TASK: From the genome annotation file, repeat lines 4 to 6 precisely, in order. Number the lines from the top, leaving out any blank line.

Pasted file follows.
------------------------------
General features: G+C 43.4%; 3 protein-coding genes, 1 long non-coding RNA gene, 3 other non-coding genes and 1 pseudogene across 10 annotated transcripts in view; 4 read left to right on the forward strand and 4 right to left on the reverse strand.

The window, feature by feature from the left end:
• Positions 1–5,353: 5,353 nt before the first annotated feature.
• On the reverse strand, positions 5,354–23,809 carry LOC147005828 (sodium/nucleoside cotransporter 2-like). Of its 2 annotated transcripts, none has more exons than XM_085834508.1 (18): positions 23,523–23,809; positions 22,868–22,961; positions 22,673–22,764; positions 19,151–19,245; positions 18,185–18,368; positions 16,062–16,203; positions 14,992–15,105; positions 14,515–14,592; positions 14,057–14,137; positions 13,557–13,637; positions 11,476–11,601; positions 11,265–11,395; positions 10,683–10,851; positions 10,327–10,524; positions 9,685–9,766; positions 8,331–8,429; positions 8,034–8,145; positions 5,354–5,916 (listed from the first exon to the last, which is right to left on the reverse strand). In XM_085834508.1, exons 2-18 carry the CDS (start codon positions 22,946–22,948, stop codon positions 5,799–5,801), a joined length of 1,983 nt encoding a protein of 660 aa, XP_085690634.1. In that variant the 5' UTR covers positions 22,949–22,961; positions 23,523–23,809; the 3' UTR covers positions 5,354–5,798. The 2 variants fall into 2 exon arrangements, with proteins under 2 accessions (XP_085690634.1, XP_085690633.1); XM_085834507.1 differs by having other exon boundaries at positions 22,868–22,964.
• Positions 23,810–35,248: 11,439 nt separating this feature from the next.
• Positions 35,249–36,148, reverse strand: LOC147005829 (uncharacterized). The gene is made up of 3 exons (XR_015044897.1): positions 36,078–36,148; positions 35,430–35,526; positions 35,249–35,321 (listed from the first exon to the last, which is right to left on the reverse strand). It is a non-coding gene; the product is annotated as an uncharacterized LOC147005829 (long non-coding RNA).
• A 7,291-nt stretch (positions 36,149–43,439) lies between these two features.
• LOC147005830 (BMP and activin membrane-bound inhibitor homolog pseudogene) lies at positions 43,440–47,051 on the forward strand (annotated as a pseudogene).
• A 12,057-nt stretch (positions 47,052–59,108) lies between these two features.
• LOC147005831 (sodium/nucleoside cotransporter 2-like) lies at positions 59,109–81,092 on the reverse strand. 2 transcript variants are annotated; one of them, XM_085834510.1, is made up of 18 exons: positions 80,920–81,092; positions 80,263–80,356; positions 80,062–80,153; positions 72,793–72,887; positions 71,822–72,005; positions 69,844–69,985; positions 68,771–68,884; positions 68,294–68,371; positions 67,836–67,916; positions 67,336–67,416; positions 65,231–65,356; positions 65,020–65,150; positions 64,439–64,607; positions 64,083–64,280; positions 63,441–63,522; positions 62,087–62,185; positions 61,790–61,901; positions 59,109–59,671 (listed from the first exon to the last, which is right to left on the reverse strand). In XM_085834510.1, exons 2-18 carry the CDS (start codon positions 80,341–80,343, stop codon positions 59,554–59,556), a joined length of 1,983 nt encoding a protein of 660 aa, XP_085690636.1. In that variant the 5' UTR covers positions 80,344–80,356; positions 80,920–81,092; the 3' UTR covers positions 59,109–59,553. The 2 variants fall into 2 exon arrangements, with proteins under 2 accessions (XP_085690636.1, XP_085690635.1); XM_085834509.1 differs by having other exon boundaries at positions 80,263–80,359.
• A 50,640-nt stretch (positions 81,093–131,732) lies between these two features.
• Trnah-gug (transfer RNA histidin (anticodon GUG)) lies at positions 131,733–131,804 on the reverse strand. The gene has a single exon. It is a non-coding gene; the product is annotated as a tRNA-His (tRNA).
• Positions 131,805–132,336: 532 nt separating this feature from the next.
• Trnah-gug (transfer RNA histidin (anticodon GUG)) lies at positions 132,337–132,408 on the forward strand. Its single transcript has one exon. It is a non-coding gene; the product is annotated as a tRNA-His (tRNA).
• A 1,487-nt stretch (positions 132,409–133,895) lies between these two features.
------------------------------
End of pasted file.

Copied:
• On the reverse strand, positions 5,354–23,809 carry LOC147005828 (sodium/nucleoside cotransporter 2-like). Of its 2 annotated transcripts, none has more exons than XM_085834508.1 (18): positions 23,523–23,809; positions 22,868–22,961; positions 22,673–22,764; positions 19,151–19,245; positions 18,185–18,368; positions 16,062–16,203; positions 14,992–15,105; positions 14,515–14,592; positions 14,057–14,137; positions 13,557–13,637; positions 11,476–11,601; positions 11,265–11,395; positions 10,683–10,851; positions 10,327–10,524; positions 9,685–9,766; positions 8,331–8,429; positions 8,034–8,145; positions 5,354–5,916 (listed from the first exon to the last, which is right to left on the reverse strand). In XM_085834508.1, exons 2-18 carry the CDS (start codon positions 22,946–22,948, stop codon positions 5,799–5,801), a joined length of 1,983 nt encoding a protein of 660 aa, XP_085690634.1. In that variant the 5' UTR covers positions 22,949–22,961; positions 23,523–23,809; the 3' UTR covers positions 5,354–5,798. The 2 variants fall into 2 exon arrangements, with proteins under 2 accessions (XP_085690634.1, XP_085690633.1); XM_085834507.1 differs by having other exon boundaries at positions 22,868–22,964.
• Positions 23,810–35,248: 11,439 nt separating this feature from the next.
• Positions 35,249–36,148, reverse strand: LOC147005829 (uncharacterized). The gene is made up of 3 exons (XR_015044897.1): positions 36,078–36,148; positions 35,430–35,526; positions 35,249–35,321 (listed from the first exon to the last, which is right to left on the reverse strand). It is a non-coding gene; the product is annotated as an uncharacterized LOC147005829 (long non-coding RNA).